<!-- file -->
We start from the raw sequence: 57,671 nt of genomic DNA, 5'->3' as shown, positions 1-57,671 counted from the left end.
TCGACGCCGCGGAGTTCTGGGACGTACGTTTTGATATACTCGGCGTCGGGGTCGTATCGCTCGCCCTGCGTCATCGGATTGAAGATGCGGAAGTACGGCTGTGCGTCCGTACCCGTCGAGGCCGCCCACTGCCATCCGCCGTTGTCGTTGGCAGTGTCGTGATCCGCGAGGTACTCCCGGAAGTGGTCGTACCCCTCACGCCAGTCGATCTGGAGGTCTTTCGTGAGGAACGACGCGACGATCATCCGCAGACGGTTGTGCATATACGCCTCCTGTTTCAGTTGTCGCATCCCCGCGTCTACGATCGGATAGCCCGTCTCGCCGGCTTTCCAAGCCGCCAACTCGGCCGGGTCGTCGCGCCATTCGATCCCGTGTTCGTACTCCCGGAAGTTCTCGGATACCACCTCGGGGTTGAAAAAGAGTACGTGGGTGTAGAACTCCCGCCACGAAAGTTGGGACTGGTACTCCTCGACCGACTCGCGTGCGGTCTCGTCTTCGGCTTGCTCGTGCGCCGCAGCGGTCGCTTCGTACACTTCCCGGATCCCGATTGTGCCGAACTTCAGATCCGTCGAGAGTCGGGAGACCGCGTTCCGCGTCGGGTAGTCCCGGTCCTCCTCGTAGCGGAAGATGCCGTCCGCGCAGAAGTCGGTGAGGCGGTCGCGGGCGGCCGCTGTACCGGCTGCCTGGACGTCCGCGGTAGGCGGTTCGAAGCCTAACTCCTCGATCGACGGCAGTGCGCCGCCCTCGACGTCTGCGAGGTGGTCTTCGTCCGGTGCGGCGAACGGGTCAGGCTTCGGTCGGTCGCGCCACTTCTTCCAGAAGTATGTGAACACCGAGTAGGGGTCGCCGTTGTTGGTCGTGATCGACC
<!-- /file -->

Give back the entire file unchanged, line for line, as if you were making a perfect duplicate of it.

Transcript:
We start from the raw sequence: 57,671 nt of genomic DNA, 5'->3' as shown, positions 1-57,671 counted from the left end.
TCGACGCCGCGGAGTTCTGGGACGTACGTTTTGATATACTCGGCGTCGGGGTCGTATCGCTCGCCCTGCGTCATCGGATTGAAGATGCGGAAGTACGGCTGTGCGTCCGTACCCGTCGAGGCCGCCCACTGCCATCCGCCGTTGTCGTTGGCAGTGTCGTGATCCGCGAGGTACTCCCGGAAGTGGTCGTACCCCTCACGCCAGTCGATCTGGAGGTCTTTCGTGAGGAACGACGCGACGATCATCCGCAGACGGTTGTGCATATACGCCTCCTGTTTCAGTTGTCGCATCCCCGCGTCTACGATCGGATAGCCCGTCTCGCCGGCTTTCCAAGCCGCCAACTCGGCCGGGTCGTCGCGCCATTCGATCCCGTGTTCGTACTCCCGGAAGTTCTCGGATACCACCTCGGGGTTGAAAAAGAGTACGTGGGTGTAGAACTCCCGCCACGAAAGTTGGGACTGGTACTCCTCGACCGACTCGCGTGCGGTCTCGTCTTCGGCTTGCTCGTGCGCCGCAGCGGTCGCTTCGTACACTTCCCGGATCCCGATTGTGCCGAACTTCAGATCCGTCGAGAGTCGGGAGACCGCGTTCCGCGTCGGGTAGTCCCGGTCCTCCTCGTAGCGGAAGATGCCGTCCGCGCAGAAGTCGGTGAGGCGGTCGCGGGCGGCCGCTGTACCGGCTGCCTGGACGTCCGCGGTAGGCGGTTCGAAGCCTAACTCCTCGATCGACGGCAGTGCGCCGCCCTCGACGTCTGCGAGGTGGTCTTCGTCCGGTGCGGCGAACGGGTCAGGCTTCGGTCGGTCGCGCCACTTCTTCCAGAAGTATGTGAACACCGAGTAGGGGTCGCCGTTGTTGGTCGTGATCGACC